CCOF is USDA accredited and is recognized as the leading organic certifier in North America. The certification process at Booker began early last year, when Jensen tapped cellarmaster Taylor Mathiesen to take the lead on the certification process. Mathiesen spent the past 12 months ensuring that Booker met all of the criteria and requirements necessary to earn certification.

“If we were starting from scratch, it would have been daunting,” Mathiesen said. “But because organic farming has been the Booker way for so many years, it all went smoothly.”

The CCOF certification validates Booker’s longtime practices. Any form of chemical poison, pesticide, herbicide or fungicide is disallowed at the Booker property. All soil amendments are certified organic and come from natural sources. Weed control is performed by mechanical means and by hand. Oil-based sprays for managing insects such as leafhoppers come from natural sources such as vegetables and minerals. Booker also employs biodynamic practices as an added means to stay in unison with the environment and its natural cycles, and the vineyard and winery are both powered by solar energy.

Booker’s estate wines are perennially acclaimed as among the finest in California. And when Jensen sources fruit from other westside Paso Robles growers for his “My Favorite Neighbor” and “Harvey & Harriet” brands, he holds them to a similar level of organic farming accountability. “Whether it’s our $98 estate-grown Fracture Syrah or our $30 Harvey & Harriet, the fruit is going to be held to similar organic farming standards,” Jensen said. “Our grower partners know the rules—no chemicals anywhere near our blocks.”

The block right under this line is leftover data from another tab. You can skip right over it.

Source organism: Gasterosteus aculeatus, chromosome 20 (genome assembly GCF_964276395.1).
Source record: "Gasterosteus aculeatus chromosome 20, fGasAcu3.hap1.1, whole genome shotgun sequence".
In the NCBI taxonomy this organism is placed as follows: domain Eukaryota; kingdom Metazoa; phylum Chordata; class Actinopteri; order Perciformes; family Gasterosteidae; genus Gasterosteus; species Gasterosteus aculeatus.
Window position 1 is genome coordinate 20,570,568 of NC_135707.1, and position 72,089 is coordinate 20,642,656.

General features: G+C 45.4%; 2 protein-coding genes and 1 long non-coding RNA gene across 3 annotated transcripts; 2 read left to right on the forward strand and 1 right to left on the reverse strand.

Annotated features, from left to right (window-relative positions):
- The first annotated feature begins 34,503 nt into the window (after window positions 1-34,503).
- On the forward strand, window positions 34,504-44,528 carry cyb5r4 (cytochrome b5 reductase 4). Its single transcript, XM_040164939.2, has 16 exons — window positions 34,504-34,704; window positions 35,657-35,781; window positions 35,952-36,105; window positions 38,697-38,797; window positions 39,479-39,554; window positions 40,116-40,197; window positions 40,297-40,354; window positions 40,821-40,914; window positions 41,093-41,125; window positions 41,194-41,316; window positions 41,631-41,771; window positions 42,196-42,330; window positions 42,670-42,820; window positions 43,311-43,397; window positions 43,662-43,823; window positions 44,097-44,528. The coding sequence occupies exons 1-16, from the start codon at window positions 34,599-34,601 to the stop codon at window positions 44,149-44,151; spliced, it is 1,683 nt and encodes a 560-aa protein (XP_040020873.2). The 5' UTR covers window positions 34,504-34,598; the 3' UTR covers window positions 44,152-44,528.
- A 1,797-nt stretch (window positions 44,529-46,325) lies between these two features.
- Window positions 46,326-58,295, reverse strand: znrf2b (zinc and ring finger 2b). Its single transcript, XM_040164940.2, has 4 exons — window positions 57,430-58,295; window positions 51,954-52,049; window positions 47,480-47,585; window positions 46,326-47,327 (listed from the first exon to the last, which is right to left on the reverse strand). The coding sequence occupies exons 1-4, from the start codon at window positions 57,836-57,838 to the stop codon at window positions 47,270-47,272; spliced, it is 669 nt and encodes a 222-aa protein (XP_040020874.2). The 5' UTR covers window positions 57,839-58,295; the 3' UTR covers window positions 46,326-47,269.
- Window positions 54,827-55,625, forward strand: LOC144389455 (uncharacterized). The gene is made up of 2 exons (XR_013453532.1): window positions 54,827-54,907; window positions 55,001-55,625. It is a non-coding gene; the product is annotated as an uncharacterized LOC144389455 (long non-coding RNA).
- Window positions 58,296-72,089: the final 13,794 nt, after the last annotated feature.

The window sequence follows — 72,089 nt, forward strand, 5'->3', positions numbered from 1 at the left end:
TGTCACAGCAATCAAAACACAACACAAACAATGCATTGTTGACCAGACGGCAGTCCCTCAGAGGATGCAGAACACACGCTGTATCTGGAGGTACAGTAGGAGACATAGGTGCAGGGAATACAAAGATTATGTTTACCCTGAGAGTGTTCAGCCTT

Jensen speaks passionately about how organic farming demands continual attentiveness and presence in the vineyard. “It’s a lot easier and more affordable to just go in and nuke your problems away, but I’d much rather be out there loving the land,” he said.

He added, “For every problem, there’s an organic solution. You have to work and think harder to find it, but that just makes you a better farmer and a better steward of the land.”

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The National Institute of Food and Agriculture administers federal funding to address food and agricultural issues through several funding mechanisms and works in a variety of areas.

Competitive grant programs enable NIFA, via a rigorous peer review process, to select the highest quality proposals from a large pool of institutions and organizations. Each competitive program may have different eligibility rules. The program lists below are split into Agriculture and Food Research Initiative (AFRI) competitive programs and non-AFRI competitive programs.

Capacity grant programs ensure that the Land-Grant University System and other partners maintain the ability to conduct research and extension activities. These programs are intended for land-grant institutions, schools of forestry, and schools of veterinary medicine. Visit Capacity Grants for information about capacity grant programs administered by NIFA.

Non-competitive grant programs are directed by Congress to support designated institutions for research, education, or extension on topics of importance to a state or region.

Loan repayment is an area of funding where NIFA has a single program. The Veterinary Medicine Loan Repayment Program helps qualified veterinarians offset a significant portion of the debt incurred in pursuit of their veterinary medicine degrees in return for their service in certain high-priority veterinary shortage situations.